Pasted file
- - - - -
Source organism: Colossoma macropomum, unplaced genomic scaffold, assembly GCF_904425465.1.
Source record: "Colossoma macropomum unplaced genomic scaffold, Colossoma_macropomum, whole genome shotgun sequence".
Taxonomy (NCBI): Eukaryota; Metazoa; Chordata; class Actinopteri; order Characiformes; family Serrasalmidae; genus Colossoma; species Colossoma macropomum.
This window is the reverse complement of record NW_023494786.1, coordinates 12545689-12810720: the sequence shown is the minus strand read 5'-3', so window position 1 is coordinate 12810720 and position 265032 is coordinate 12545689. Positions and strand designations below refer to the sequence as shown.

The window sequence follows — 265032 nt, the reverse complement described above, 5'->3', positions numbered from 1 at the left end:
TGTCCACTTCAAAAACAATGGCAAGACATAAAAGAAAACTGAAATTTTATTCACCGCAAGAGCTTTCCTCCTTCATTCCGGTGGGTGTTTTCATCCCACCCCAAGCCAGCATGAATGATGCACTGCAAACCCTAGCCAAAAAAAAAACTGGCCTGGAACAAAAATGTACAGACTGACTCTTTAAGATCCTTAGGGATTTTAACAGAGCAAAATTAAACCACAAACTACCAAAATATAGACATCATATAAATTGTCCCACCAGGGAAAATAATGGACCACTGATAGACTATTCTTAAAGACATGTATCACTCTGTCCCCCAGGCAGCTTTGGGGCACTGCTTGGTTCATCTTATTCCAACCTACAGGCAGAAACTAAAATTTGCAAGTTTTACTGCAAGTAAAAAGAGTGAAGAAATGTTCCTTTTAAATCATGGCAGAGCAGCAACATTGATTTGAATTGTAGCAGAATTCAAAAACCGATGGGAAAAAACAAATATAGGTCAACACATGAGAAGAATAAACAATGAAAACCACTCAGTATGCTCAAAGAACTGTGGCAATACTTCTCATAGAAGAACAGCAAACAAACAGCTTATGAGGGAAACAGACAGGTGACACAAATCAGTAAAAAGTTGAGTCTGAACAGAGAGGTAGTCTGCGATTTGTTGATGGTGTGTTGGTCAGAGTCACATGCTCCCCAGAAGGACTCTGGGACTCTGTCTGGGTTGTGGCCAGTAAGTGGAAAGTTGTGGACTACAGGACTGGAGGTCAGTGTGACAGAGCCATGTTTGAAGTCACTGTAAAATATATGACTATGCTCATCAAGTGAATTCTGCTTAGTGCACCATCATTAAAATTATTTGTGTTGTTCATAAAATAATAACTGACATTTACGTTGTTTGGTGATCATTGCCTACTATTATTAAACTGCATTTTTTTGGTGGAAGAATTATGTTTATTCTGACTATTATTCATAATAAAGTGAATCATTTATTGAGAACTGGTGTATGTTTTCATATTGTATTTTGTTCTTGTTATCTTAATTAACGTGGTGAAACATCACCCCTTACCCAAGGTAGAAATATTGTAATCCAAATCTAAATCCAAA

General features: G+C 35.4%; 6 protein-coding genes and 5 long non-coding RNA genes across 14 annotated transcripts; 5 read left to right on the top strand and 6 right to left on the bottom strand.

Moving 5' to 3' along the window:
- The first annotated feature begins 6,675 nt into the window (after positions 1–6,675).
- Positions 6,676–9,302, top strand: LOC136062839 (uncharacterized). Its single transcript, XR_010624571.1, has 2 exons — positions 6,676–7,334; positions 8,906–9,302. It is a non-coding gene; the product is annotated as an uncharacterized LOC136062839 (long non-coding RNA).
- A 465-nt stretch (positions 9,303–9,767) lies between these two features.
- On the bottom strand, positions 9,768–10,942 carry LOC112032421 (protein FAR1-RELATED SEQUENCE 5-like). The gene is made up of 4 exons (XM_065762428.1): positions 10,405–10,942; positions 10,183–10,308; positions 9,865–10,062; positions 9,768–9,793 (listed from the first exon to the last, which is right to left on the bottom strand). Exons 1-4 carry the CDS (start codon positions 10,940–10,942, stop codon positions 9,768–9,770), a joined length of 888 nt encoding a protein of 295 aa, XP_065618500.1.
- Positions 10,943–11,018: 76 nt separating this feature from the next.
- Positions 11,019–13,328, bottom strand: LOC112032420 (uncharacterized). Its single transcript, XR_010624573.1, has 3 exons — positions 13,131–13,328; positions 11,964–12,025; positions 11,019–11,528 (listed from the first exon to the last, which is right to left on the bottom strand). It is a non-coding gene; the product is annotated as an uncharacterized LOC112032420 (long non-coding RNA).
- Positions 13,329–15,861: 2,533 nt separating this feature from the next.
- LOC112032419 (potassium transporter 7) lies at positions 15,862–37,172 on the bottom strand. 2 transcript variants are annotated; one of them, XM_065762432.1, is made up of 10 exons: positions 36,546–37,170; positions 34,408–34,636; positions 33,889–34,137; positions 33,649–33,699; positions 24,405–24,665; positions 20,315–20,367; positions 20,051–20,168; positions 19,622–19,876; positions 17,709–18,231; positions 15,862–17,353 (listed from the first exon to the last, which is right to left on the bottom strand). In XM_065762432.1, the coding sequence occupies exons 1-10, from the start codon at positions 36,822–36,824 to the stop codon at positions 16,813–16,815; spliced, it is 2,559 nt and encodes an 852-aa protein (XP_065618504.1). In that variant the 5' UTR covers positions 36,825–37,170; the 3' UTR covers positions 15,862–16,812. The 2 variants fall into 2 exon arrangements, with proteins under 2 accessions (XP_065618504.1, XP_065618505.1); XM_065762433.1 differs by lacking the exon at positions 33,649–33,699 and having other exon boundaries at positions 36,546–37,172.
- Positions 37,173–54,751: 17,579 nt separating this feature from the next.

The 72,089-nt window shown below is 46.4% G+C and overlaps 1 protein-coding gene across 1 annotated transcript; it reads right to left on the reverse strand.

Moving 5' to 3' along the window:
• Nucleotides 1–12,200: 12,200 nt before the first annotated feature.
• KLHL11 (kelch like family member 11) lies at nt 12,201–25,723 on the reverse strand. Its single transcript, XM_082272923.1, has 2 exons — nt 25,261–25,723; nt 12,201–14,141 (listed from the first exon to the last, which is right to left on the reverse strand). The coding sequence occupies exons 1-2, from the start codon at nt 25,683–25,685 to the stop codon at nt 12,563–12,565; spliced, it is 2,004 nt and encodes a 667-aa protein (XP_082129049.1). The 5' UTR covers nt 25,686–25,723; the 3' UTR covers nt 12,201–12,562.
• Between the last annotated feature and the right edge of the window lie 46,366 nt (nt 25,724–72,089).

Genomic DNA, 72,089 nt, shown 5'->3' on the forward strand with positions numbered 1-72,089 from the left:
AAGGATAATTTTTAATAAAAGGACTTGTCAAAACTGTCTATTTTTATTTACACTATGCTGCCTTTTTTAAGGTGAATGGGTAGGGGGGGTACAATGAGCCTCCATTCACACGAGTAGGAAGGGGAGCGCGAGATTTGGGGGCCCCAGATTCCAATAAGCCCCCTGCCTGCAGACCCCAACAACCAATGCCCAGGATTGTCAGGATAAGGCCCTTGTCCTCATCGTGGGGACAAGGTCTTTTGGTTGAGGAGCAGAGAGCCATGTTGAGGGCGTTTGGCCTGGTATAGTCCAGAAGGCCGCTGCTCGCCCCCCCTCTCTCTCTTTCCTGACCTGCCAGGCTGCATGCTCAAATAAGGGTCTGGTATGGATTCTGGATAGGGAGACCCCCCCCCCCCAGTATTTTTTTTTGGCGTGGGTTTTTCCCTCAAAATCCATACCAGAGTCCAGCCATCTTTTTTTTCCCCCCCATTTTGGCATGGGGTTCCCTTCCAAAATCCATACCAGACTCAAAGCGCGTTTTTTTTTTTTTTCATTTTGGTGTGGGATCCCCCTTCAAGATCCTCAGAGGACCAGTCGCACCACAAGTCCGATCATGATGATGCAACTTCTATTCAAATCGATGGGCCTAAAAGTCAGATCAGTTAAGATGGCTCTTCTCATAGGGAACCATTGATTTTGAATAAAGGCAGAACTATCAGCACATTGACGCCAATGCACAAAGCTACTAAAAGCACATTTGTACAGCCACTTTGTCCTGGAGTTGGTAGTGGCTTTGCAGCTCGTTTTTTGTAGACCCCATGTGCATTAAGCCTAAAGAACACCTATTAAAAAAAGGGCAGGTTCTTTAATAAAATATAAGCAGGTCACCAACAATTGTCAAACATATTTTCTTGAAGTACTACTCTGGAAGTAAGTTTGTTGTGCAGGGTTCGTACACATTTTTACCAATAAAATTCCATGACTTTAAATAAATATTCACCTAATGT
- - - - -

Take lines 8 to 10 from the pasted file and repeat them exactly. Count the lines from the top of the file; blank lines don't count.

Moving 5' to 3' along the window:
- The first annotated feature begins 6,675 nt into the window (after positions 1–6,675).
- Positions 6,676–9,302, top strand: LOC136062839 (uncharacterized). Its single transcript, XR_010624571.1, has 2 exons — positions 6,676–7,334; positions 8,906–9,302. It is a non-coding gene; the product is annotated as an uncharacterized LOC136062839 (long non-coding RNA).